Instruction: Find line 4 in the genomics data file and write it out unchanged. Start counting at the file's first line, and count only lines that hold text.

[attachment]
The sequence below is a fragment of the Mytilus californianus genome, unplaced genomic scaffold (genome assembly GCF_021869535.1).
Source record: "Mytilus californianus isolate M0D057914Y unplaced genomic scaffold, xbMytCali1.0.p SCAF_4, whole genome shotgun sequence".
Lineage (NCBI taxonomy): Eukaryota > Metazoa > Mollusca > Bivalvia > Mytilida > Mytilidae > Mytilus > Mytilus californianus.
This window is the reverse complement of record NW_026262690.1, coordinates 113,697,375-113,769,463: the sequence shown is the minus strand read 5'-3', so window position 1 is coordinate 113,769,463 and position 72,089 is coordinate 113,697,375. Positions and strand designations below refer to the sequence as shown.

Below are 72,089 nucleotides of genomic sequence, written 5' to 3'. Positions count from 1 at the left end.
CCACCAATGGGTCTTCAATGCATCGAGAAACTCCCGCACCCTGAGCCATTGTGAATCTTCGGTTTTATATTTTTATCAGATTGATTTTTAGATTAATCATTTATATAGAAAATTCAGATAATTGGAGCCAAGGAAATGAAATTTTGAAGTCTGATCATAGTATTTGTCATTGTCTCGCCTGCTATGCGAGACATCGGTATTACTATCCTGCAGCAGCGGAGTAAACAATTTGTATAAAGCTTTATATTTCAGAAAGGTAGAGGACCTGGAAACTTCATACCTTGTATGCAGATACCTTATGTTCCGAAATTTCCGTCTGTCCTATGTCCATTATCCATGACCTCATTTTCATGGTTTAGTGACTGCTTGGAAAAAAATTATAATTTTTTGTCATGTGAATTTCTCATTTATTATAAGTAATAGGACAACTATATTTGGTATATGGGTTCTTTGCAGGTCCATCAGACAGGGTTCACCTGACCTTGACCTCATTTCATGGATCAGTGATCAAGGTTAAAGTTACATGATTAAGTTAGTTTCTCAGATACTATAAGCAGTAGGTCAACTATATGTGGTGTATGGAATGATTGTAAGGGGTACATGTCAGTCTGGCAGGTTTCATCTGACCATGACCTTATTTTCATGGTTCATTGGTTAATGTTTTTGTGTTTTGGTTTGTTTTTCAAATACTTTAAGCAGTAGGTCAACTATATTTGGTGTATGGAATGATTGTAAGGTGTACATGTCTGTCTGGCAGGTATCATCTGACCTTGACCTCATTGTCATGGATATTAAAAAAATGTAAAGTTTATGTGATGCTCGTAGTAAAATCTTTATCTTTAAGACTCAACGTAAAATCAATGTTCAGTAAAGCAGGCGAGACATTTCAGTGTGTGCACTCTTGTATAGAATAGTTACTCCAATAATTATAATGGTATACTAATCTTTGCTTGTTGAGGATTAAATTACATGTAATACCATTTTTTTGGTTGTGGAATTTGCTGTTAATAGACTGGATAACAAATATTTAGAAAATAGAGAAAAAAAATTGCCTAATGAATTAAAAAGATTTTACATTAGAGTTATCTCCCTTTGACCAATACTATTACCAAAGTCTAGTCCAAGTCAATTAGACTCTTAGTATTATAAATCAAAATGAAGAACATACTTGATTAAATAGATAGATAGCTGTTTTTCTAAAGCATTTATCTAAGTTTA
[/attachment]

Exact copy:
This window is the reverse complement of record NW_026262690.1, coordinates 113,697,375-113,769,463: the sequence shown is the minus strand read 5'-3', so window position 1 is coordinate 113,769,463 and position 72,089 is coordinate 113,697,375. Positions and strand designations below refer to the sequence as shown.